Toxic Site Identification Program
The Toxic Site Identification Program assists governments and communities to take locally-led actions to mitigate health exposures by breaking pollution exposure pathways and preventing future toxic emissions. The program has three objectives: (a) improve existing knowledge and gather critical data about the scope of toxic pollution and its human health impacts; (b) encourage decision-makers to mainstream the issue of toxic pollution, chemicals and wastes and associated impacts on human health and the environment into development agendas; and (c) assist decision- makers and communities to mitigate the impacts of toxic pollution, chemicals and wastes on human health and the environment.
U.S. Peace Corps Small Project Assistance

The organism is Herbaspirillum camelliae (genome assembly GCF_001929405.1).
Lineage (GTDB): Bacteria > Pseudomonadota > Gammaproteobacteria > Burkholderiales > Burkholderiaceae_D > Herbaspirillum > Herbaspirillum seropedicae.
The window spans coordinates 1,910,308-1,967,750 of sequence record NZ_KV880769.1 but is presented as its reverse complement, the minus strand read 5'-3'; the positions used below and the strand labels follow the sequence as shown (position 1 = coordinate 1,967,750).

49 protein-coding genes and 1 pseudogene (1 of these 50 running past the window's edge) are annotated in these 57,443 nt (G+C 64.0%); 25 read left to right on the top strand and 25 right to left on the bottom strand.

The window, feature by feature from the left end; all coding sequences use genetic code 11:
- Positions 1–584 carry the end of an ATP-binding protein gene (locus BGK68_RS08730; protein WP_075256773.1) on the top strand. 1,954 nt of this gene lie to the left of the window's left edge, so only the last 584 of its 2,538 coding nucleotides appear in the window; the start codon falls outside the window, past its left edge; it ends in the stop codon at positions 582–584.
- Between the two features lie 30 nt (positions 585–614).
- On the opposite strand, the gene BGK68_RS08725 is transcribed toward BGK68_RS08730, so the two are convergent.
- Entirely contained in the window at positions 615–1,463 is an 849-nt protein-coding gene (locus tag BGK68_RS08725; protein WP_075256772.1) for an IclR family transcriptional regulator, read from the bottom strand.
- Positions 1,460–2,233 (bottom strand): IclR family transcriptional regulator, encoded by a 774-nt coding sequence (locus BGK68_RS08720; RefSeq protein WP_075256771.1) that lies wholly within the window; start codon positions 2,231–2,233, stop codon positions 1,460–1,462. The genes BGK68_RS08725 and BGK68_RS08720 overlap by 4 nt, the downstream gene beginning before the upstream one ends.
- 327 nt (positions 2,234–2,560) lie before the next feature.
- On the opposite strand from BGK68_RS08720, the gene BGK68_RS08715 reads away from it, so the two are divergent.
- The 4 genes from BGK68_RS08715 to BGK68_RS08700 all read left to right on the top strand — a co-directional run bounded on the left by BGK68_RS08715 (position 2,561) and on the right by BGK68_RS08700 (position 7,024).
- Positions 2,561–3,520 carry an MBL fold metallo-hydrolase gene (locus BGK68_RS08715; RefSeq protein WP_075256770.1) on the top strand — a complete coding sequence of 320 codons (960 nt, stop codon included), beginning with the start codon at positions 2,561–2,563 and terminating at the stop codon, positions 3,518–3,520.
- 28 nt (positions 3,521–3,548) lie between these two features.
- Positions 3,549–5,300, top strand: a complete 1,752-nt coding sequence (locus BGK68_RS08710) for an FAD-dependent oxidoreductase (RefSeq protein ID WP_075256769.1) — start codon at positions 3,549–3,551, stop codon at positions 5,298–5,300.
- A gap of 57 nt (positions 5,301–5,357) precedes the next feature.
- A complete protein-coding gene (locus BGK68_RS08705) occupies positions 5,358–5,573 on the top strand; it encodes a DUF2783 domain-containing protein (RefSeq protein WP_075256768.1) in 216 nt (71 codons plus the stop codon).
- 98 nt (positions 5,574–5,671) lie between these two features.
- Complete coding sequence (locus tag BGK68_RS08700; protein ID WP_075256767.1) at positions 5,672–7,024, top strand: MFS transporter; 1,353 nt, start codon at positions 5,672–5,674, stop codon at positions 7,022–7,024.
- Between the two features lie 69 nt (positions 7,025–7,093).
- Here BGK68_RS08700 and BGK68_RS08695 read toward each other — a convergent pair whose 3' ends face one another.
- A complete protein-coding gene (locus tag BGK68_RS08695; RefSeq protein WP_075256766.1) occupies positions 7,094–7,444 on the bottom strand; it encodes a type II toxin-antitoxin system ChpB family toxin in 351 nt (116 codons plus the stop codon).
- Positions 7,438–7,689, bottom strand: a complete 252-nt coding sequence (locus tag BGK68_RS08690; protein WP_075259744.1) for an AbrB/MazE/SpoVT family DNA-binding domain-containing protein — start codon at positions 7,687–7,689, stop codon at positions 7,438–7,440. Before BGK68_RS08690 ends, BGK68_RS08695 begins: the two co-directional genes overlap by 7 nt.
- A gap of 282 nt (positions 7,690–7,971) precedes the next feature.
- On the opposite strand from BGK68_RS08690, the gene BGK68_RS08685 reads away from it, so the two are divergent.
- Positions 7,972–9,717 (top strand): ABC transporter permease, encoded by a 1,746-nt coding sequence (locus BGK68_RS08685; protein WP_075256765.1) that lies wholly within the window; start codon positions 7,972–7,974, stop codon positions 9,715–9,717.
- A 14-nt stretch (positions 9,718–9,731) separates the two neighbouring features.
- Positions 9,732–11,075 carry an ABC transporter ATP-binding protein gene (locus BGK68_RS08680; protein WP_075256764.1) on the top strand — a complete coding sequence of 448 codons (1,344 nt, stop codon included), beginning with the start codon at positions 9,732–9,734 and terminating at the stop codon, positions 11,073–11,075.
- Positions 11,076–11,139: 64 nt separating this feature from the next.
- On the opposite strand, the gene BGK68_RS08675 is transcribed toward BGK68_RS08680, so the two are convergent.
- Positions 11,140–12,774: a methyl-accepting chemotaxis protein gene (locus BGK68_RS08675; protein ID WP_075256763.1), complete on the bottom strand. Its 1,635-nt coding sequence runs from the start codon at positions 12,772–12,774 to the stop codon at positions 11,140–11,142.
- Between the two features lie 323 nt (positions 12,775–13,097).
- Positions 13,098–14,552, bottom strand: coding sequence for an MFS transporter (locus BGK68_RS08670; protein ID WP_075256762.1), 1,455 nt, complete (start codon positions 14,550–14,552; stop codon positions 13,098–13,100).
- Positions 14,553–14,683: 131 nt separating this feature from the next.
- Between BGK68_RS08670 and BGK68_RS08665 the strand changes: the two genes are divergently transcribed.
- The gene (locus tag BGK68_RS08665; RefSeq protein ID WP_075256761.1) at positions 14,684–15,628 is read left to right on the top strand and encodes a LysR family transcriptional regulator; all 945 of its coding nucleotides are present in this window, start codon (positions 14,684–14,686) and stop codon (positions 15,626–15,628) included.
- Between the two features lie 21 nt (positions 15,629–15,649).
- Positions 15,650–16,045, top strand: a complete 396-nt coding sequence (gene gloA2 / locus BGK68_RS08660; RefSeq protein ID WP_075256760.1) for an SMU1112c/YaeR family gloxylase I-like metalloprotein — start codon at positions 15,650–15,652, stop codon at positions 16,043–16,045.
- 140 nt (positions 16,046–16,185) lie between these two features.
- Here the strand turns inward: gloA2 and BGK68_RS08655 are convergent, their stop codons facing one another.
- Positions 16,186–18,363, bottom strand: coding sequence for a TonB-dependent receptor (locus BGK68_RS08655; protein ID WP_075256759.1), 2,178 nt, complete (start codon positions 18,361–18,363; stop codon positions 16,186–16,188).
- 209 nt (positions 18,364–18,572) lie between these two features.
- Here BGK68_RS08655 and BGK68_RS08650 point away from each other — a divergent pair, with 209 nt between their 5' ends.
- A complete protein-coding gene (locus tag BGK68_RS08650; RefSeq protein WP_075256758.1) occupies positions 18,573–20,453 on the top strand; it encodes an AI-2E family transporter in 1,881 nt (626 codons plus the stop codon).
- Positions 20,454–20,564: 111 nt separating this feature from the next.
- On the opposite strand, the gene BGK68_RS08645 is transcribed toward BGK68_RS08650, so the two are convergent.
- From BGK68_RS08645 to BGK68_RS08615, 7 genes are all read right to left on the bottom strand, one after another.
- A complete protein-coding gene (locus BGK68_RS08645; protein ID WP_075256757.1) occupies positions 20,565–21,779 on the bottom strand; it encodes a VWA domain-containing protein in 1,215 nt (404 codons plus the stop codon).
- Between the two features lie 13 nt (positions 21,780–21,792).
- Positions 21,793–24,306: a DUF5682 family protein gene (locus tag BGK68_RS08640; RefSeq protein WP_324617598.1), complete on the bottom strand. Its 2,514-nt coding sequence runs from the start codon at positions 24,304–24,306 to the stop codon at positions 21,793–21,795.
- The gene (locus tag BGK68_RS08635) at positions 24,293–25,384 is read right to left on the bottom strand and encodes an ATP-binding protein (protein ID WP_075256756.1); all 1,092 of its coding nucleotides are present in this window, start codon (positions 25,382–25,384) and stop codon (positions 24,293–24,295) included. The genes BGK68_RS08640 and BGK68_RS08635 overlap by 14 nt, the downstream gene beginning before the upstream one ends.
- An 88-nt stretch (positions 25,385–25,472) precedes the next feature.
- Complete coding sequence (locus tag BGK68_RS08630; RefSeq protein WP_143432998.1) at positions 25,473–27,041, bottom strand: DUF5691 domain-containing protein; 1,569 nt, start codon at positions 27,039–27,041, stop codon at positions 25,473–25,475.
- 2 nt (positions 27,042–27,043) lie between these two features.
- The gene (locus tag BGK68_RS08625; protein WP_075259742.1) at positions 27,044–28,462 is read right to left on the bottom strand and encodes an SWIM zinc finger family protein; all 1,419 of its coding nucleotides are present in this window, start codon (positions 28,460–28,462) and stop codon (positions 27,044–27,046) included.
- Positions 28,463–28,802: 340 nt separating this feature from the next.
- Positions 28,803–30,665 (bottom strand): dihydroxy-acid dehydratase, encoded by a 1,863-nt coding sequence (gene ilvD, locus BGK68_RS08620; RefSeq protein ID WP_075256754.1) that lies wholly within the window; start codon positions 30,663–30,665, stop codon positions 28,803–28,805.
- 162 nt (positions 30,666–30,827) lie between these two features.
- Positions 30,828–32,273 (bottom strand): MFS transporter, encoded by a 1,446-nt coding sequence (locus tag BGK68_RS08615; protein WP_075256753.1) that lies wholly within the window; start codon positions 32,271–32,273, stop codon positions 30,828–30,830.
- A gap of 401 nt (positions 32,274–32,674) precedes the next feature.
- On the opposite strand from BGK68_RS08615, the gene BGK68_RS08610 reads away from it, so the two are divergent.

When Peace Corps Philippines offered to co-locate its volunteers in USAID project sites, the agencies deployed volunteers to projects focusing on biodiversity conservation and environmental resilience. The volunteers work with community counterparts to identify common concerns, develop strategies to address these concerns and implement small-scale community-level projects. Since the beginning of the program, USAID and Peace Corps have awarded 45 grants, which are strengthening capacities of local environment and fisheries officers and communities to protect and manage biodiversity and natural resources.